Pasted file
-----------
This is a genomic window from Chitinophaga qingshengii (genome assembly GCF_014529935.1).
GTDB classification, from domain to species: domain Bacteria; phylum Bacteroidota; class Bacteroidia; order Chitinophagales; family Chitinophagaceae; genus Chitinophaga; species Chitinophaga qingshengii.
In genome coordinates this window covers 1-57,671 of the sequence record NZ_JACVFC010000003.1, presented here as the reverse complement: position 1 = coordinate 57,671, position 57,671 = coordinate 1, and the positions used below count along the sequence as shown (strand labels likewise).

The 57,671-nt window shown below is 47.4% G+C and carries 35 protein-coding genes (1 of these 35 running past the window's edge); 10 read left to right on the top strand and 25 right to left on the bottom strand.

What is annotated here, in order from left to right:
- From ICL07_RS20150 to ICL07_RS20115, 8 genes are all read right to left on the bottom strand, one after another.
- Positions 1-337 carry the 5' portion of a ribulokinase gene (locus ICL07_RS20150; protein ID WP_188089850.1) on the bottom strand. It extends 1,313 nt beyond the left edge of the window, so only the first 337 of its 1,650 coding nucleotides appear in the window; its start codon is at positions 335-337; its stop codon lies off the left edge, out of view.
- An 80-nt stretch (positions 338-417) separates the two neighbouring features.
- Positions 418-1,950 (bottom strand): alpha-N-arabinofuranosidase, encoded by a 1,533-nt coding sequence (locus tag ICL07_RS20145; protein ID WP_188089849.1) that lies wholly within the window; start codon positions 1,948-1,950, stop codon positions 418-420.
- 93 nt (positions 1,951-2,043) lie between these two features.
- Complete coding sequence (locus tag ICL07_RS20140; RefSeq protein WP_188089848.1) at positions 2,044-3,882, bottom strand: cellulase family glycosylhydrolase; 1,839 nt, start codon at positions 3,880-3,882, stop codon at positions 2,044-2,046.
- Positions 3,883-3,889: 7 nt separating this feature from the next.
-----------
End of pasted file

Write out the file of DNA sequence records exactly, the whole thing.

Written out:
This is a genomic window from Chitinophaga qingshengii (genome assembly GCF_014529935.1).
GTDB classification, from domain to species: domain Bacteria; phylum Bacteroidota; class Bacteroidia; order Chitinophagales; family Chitinophagaceae; genus Chitinophaga; species Chitinophaga qingshengii.
In genome coordinates this window covers 1-57,671 of the sequence record NZ_JACVFC010000003.1, presented here as the reverse complement: position 1 = coordinate 57,671, position 57,671 = coordinate 1, and the positions used below count along the sequence as shown (strand labels likewise).

The 57,671-nt window shown below is 47.4% G+C and carries 35 protein-coding genes (1 of these 35 running past the window's edge); 10 read left to right on the top strand and 25 right to left on the bottom strand.

What is annotated here, in order from left to right:
- From ICL07_RS20150 to ICL07_RS20115, 8 genes are all read right to left on the bottom strand, one after another.
- Positions 1-337 carry the 5' portion of a ribulokinase gene (locus ICL07_RS20150; protein ID WP_188089850.1) on the bottom strand. It extends 1,313 nt beyond the left edge of the window, so only the first 337 of its 1,650 coding nucleotides appear in the window; its start codon is at positions 335-337; its stop codon lies off the left edge, out of view.
- An 80-nt stretch (positions 338-417) separates the two neighbouring features.
- Positions 418-1,950 (bottom strand): alpha-N-arabinofuranosidase, encoded by a 1,533-nt coding sequence (locus tag ICL07_RS20145; protein ID WP_188089849.1) that lies wholly within the window; start codon positions 1,948-1,950, stop codon positions 418-420.
- 93 nt (positions 1,951-2,043) lie between these two features.
- Complete coding sequence (locus tag ICL07_RS20140; RefSeq protein WP_188089848.1) at positions 2,044-3,882, bottom strand: cellulase family glycosylhydrolase; 1,839 nt, start codon at positions 3,880-3,882, stop codon at positions 2,044-2,046.
- Positions 3,883-3,889: 7 nt separating this feature from the next.